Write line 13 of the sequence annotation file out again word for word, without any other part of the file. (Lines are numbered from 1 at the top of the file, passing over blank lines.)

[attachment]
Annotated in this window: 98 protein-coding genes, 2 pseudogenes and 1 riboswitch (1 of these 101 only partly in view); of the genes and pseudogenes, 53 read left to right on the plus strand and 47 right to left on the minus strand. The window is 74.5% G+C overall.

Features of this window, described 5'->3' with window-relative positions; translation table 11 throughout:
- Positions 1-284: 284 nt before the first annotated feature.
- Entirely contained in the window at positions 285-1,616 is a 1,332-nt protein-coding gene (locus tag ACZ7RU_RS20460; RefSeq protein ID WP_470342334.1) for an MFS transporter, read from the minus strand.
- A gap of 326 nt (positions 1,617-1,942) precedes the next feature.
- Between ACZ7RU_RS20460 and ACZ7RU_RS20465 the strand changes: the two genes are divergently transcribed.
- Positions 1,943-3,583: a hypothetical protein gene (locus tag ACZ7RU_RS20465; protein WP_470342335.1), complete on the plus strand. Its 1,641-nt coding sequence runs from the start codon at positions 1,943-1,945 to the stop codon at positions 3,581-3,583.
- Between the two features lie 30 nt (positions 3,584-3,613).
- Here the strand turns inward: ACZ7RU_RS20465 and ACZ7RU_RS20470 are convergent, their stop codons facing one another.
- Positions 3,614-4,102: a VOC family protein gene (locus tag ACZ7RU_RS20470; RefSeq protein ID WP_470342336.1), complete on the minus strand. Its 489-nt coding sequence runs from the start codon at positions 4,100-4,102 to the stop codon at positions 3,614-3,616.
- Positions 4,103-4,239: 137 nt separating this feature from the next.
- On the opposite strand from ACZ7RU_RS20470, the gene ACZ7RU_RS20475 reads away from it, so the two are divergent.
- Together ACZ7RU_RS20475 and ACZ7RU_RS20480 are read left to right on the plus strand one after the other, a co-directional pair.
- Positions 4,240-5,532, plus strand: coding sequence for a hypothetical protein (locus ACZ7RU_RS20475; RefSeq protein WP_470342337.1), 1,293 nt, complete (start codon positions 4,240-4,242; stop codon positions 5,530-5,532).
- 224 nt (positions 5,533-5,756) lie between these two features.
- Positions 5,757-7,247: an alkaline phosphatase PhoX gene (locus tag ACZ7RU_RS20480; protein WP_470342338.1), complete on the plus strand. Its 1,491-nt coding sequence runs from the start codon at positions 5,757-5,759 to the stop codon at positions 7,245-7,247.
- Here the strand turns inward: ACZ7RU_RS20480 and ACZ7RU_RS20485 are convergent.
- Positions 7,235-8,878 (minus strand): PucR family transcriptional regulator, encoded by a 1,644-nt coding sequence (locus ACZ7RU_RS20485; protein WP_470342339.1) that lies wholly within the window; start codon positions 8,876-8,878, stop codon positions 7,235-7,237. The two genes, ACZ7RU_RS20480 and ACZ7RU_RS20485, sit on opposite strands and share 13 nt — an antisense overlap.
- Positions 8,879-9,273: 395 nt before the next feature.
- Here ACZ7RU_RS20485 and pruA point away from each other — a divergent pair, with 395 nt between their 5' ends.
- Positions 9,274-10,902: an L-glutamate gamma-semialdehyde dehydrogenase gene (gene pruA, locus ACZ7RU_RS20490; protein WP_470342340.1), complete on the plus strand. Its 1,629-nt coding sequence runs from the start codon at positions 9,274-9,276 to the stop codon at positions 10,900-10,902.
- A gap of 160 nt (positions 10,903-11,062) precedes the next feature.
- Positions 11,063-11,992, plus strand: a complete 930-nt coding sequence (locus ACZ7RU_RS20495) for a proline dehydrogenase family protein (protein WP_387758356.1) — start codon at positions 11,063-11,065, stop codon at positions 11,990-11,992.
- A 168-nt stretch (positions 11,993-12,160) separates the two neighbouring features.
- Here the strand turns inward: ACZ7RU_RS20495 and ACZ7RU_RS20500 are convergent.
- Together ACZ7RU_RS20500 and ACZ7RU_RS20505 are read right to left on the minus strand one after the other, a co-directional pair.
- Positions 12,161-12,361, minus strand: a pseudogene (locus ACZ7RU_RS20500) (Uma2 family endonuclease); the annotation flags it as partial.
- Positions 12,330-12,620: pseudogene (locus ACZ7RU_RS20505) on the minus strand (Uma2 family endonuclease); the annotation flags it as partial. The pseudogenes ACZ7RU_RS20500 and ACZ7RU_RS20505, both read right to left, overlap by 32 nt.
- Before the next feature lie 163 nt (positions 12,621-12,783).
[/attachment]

- Together ACZ7RU_RS20475 and ACZ7RU_RS20480 are read left to right on the plus strand one after the other, a co-directional pair.